Fraser Fir Trees
The Fraser fir was named for John Fraser, a Scottish botanist who explored the southern Appalachian Mountains of North Carolina in the late 1700s. It is a pyramid-shaped tree that reaches a maximum height of 80 feet and a trunk diameter of 1-1/2 feet.
The Fraser fir grows naturally only in the southern Appalachians, above 3,000 feet. The cool temperatures and lots of rainfall of the North Carolina High Country are what causes the Fraser fir to keep its needles throughout the Christmas season.
Over 50 million Fraser firs are grown in North Carolina on 25,000 acres for use as Christmas trees, and the Fraser fir represents over 90% of all the trees grown in North Carolina as Christmas trees. Christmas Trees haven’t always been a Christmas Tradition. No one really knows who put up the first Christmas tree, but some historians believe that even the Egyptians and Romans used some form of an evergreen to decorate their homes in late December.
It is generally agreed that the first use of a tree as part of the Christian Christmas celebration was started over 400 years ago by the Germans. The Christmas tree was brought to America by the Hessian mercenaries that were paid to fight for the British during the Revolutionary War. In 1804, soldiers stationed at a fort near Chicago hauled trees to their barracks during Christmas.
In 1842, a German named Charles Minnegerode introduced the custom of decorated Christmas trees in Williamsburg, Virginia homes. His tree was described as being “splendidly decorated” with strings of popcorn, nuts, and lighted candles.
By 1900, one in five American families decorated trees during Christmas and by 1930, the tree had become a nearly universal part of the American Christmas.
Boyd Tree Farm History
The Boyd Farm has been continuously in the Boyd family for over 100 years, and continues to be a working farm. David J. Boyd and his wife Kate Moody Boyd were large landowners and a prosperous farming family. They had many hundreds of acres of land from the present location to further up Hemphil Road. The white house on the knoll as you come in to the property on Boyd Farm rd. is the Boyd Homestead, built in the early 1900′s, where nine children were raised. The youngest daughter, Betty continues to occupy the homeplace now. The Boyd family raised cattle, and had crops of tobacco, corn, and potatoes — David Boyd was known fondly as “Tater Dave” — he lived to be 100 and died in 1970. The eldest son, Dock Boyd now deceased was father of Dan Boyd who is presently the owner of 130 acres of the family land which includes Christmas Tree farm and the cabin rentals and the log home he shares with his wife Betsy. Dan always had fond memories of his grandparents farm and reunions held by the pond every summer, and purchased this land in 1972 from two of his uncles and his father who had inherited this part of the farm allowing them to continue the cattle farming on the property if they would permit Dan and Betsy to build a log cabin on the property. Dan and Betsy built their home in 1974, and also a log outbuilding adjacent to their house, used for storage. They found the hand hewn cabins for their home in Spring Creek, Madison County, NC, Dandridge, TN near Lake Douglas, Hurricane section of “Twelve Mile Strip” and the Hemphill Community of Haywood County, NC.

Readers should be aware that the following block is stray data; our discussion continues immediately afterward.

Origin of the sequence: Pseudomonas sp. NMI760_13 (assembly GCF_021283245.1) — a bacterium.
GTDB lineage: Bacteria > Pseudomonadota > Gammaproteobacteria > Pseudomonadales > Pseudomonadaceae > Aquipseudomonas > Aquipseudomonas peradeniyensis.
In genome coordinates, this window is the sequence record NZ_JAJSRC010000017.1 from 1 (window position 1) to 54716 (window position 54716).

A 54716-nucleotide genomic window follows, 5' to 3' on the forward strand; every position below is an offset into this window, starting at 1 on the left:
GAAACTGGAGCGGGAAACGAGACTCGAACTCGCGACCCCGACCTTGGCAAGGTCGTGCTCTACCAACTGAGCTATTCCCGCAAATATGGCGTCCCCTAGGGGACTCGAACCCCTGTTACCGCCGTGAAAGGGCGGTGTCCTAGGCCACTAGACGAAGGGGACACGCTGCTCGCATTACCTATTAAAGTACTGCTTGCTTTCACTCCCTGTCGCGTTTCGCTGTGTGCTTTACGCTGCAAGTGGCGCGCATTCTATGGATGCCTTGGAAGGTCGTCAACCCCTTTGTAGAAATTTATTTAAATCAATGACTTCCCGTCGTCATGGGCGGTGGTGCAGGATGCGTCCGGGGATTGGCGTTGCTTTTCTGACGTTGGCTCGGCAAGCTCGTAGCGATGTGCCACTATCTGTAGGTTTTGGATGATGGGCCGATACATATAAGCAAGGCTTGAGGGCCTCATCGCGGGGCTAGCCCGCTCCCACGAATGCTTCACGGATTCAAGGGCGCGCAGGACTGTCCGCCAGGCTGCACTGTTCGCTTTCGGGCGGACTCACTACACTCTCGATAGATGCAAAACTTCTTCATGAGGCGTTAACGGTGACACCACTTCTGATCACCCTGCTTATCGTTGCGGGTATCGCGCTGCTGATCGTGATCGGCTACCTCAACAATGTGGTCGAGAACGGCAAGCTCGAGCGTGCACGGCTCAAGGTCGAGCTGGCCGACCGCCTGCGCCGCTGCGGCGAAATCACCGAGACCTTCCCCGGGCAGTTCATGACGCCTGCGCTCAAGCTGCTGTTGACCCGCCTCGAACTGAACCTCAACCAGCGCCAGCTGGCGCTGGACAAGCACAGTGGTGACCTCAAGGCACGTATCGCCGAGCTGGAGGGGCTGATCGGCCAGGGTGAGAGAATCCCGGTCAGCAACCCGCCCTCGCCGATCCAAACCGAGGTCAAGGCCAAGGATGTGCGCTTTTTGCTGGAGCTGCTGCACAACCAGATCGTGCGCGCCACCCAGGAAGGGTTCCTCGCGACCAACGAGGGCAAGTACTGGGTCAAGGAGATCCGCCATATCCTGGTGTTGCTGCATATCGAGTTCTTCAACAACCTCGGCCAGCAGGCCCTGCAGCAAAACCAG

When Uncle David, and Uncle Bob and his father gave up farming, Dan had a vision for his retirement from dentistry. He would grow Christmas Trees and restore antique log cabins on the property. In 1984 the first Fraser Fir Christmas Tree was planted and other seedlings were planted each year afterwards… and seven years later that first crop was harvested. Our Choose N Cut began in 1999. Some of the trees are now 25 years old.
In 1989 the first authentic log cabin used previously for storage was restored and became a rental cabin, The Shelton Laurel Cabin, the first of now seven cabins that have been restored as Boyd Mountain Log Cabins. The Shelton Laurel Cabin originally stood in Madison County, NC in the Shelton Laurel Community, the Meadow Fork Cabin restored in 1991 originally stood in the Meadow Fork Community of Madison County, NC the Millstone Cabin restored in 1993 was originally a cantilevered barn from Arden, NC the Long Branch Cabin restored in 1995 was from Whittier, NC near the Great Smoky Mountains National Park, the Cosby Cabin and the Little Cosby Cabin originally from Cosby, TN were connected by a dog trot and restored in 1997, the newest old cabin, Clinch Valley was relocated to Boyd Mountain in 2008 from the Clinch River Valley area of northeast Tn, near Ky and Va.
In 1994, Dan retired from his dental practice in Waynesville and devoted his time to growing trees, cabin rentals and restoration and operation of two car washes in Waynesville.
Dan and Betsy’s son David, who owns Boyd’s Landscaping and Hydroseeding lives in the large scribed log home on the top, and now manages the Christmas Tree Farm. Dan and Betsy’s daughter, Mary Alice lives in Charlotte and works at Queens University and is a partner in Boyd Mountain Log Cabins and Christmas Tree Farm Family Limiteed Partnership.